Laying the Foundation for Factories of the Future
Bringing together the right IT and OT systems will be key for manufacturers to realize a digital future.
To remain competitive in an increasingly digital and interconnected environment, companies across the manufacturing sector are working toward data-driven, lights-out facilities. But manufacturers cannot reach that point without having foundational information technology and operational technology infrastructures that work symbiotically to unify supply chains, cloud platforms, and other aspects of operations.
To take advantage of technologies such as artificial intelligence, machine learning, digital twins and robotics, manufacturers need to change the way they think about network infrastructure. Integrating historically siloed IT and OT infrastructures will be central in developing the factories of the future. Companies should make investments that make it easier for the OT side to make decisions using data, and that make it easier for the IT side to understand how the OT environment works.
Businesses will not be able to embrace advanced technologies if they don’t have the foundational data highway and security in place to support them. For many teams, building an integrated IT/OT infrastructure foundation will require a mindset shift. Rather than just a means of sending data from Point A to Point B, these IT and OT foundations — when integrated holistically — can enable more circular connectivity throughout operations, better security, continual improvements in efficiency and, ultimately, growth.
Shifting the Mindset
Especially with the rise of more regulatory requirements around data security, manufacturers need to determine whether their IT and OT infrastructure align with their business goals and make intentional efforts to use the infrastructure’s capabilities proactively across the organization. Leadership teams should view IT and OT foundations as visibility and containment tools in detecting viruses, performance issues and security gaps. Manufacturers will not be able to make meaningful improvements in supply chain efficiencies and elsewhere unless they prioritize such efforts.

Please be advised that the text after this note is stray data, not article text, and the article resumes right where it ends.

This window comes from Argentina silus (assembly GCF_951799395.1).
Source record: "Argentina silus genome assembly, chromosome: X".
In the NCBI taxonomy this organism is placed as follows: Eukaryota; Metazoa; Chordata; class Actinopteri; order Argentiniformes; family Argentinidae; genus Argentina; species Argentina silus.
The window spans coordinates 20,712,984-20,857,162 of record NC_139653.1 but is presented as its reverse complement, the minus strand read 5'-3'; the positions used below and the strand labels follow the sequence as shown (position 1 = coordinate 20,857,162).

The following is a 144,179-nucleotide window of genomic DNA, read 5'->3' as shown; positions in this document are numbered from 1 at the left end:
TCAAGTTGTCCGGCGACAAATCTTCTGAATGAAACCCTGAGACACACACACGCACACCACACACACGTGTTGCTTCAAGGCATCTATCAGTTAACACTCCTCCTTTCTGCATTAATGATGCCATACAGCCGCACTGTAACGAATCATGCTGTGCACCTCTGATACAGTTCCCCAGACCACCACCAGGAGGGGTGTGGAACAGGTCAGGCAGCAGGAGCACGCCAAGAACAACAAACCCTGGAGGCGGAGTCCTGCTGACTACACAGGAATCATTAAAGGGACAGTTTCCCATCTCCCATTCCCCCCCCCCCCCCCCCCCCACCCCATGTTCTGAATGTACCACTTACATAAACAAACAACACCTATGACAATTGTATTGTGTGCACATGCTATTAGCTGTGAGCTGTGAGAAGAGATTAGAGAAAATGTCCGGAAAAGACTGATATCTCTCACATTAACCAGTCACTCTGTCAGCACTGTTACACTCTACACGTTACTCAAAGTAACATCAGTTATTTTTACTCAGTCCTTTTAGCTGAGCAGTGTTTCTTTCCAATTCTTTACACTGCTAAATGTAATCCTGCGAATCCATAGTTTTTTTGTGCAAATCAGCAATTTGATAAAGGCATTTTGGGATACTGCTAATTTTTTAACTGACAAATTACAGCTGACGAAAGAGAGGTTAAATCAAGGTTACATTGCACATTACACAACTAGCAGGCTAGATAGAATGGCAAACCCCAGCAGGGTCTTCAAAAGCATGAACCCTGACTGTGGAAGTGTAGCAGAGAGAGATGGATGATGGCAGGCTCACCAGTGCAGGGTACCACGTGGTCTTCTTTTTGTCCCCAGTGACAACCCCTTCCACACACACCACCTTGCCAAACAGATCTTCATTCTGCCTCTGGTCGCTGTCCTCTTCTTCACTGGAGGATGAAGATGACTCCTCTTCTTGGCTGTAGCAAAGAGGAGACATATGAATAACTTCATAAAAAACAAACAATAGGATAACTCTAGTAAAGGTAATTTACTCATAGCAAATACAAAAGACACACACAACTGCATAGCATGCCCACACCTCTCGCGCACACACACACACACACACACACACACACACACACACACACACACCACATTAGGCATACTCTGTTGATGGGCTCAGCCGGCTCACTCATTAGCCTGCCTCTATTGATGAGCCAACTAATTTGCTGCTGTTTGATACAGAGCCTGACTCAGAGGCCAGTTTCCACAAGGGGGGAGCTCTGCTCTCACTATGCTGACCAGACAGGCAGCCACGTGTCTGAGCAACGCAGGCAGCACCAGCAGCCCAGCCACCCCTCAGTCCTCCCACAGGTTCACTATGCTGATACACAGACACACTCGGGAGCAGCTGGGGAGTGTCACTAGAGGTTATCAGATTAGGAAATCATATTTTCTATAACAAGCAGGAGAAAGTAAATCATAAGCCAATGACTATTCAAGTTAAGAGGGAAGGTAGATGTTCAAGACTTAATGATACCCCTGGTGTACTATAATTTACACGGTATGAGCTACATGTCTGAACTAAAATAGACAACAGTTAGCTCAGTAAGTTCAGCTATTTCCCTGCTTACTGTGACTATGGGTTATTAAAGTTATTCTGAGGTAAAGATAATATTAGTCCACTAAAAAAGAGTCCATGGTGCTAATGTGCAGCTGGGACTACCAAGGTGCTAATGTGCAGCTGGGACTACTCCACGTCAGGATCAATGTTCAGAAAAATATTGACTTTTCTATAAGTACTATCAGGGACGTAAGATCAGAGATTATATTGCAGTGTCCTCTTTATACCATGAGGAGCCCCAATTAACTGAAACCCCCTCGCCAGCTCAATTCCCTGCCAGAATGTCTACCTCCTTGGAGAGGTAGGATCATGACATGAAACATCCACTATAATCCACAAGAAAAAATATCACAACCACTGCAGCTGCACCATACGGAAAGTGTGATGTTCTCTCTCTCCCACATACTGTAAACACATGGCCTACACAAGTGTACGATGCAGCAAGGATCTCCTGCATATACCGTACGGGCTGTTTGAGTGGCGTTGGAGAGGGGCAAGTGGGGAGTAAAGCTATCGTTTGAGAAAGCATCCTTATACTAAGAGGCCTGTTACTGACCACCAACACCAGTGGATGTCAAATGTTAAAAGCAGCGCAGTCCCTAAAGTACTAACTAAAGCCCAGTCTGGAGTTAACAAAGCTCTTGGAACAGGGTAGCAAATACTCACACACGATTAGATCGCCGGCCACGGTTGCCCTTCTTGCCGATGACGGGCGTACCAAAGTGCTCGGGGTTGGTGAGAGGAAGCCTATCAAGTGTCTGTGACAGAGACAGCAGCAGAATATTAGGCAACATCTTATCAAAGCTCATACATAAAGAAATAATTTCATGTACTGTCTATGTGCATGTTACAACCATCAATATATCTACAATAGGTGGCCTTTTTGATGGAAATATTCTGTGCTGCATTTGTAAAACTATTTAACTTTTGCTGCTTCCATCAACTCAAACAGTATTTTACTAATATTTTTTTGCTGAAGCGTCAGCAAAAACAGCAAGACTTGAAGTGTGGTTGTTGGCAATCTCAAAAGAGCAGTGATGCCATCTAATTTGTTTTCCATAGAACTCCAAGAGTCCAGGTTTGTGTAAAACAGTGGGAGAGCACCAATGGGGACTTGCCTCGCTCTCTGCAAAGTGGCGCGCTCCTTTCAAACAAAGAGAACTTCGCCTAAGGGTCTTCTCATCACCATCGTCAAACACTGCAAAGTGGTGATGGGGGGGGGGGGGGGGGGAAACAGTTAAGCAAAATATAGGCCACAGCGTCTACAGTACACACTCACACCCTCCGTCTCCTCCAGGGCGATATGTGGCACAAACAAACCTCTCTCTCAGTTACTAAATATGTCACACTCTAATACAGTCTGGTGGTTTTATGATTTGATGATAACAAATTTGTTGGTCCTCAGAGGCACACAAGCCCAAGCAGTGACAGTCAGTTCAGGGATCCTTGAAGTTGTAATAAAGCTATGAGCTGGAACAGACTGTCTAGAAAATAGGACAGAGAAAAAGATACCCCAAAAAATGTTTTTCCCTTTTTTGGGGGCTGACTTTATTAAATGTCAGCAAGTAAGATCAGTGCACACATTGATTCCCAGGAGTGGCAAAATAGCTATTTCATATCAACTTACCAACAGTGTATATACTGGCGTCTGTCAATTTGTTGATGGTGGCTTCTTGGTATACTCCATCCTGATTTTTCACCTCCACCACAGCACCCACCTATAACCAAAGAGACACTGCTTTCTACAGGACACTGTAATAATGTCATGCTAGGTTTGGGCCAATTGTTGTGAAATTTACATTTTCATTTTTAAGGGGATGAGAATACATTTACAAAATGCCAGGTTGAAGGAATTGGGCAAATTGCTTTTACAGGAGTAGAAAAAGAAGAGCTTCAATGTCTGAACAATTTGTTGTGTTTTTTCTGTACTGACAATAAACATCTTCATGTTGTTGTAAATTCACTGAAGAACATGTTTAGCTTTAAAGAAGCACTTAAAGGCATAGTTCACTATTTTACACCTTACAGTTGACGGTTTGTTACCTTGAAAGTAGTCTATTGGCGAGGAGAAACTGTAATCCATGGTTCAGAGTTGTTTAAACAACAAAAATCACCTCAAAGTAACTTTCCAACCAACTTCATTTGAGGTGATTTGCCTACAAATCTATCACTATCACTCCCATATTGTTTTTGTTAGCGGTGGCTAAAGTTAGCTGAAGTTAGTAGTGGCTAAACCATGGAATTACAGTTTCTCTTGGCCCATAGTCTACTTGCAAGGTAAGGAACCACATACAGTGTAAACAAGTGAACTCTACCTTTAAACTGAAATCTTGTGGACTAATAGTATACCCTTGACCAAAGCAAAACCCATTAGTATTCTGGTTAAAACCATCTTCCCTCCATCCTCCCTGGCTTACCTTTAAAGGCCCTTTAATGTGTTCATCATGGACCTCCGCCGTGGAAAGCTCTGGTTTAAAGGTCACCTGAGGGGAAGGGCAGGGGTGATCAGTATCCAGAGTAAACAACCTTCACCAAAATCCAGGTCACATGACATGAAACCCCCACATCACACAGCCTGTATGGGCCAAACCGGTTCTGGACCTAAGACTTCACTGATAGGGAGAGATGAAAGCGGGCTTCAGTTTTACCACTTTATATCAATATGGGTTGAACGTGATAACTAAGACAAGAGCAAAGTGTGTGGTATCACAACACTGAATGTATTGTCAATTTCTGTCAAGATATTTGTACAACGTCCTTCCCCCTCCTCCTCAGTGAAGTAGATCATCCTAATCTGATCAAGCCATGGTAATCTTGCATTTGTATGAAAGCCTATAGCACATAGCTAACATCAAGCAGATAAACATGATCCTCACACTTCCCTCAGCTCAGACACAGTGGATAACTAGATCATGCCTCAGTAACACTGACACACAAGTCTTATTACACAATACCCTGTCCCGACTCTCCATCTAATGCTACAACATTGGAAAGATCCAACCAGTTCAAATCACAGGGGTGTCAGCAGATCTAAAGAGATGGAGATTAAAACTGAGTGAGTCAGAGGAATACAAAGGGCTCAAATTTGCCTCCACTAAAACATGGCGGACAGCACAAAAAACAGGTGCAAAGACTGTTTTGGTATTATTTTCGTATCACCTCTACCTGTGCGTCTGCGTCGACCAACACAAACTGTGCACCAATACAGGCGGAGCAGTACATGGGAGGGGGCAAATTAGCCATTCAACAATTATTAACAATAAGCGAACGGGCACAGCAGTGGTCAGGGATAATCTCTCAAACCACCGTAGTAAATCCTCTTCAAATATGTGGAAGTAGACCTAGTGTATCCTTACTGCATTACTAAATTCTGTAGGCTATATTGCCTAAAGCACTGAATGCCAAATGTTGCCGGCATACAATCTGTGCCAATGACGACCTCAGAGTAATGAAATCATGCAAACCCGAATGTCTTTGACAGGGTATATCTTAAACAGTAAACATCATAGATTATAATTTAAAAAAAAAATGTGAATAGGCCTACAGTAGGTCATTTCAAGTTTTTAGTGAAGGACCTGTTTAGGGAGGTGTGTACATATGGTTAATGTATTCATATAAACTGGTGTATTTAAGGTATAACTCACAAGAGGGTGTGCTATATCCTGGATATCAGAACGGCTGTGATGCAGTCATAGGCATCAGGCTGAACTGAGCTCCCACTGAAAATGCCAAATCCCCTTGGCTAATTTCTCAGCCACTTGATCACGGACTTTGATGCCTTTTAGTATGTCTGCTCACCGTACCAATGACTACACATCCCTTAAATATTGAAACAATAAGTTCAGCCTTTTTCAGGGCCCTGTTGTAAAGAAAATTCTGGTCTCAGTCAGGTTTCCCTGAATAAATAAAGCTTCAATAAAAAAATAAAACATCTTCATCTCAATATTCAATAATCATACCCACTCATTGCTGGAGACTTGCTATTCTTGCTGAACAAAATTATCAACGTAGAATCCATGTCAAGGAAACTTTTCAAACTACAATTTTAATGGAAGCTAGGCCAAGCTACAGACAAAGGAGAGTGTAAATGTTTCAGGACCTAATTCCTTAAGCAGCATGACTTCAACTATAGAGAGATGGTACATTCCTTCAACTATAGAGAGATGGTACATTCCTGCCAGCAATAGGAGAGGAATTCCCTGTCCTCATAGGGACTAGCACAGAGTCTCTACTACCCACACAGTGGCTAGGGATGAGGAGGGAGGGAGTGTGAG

“Businesses will not be able to embrace advanced technologies if they don’t have the foundational data highway and security in place to support them.”
For many businesses, this will mean collapsing IT and OT to be more connected to each other, which will enable faster decision-making with the use of real-time data. This will help foster the necessary mindset shift from viewing networks solely as a way to connect machines to seeing the broader scope of their functions. Developing more resilient IT and OT foundations will be especially crucial for boosting capabilities in the following three areas:
- Detection: Manufacturers can leverage symbiotic IT and OT networks to improve end-to-end visibility throughout the business, making it easier to identify everything from operational issues to security threats.
- Diagnostics: More connected infrastructure will allow companies to use tools like predictive analytics to diagnose problems and eventually automate corrective actions. This can save time by requiring less human involvement.
- Compliance: There are a host of compliance rules and implications to navigate related to information infrastructure, whether from the federal government or other parties. Once manufacturers have greater visibility across their networks, they will also have a better real-time understanding of whether their platforms and systems comply.
On the compliance front, the stakes are higher than ever; in the wake of ransomware attacks in recent years, insurers have elevated the requirements companies need to meet in order for them to be covered. Some such requirements are even more strict than rules put forth by the National Institute of Standards and Technology. That demand from insurance providers underscores why now is the time to invest in more resilient systems.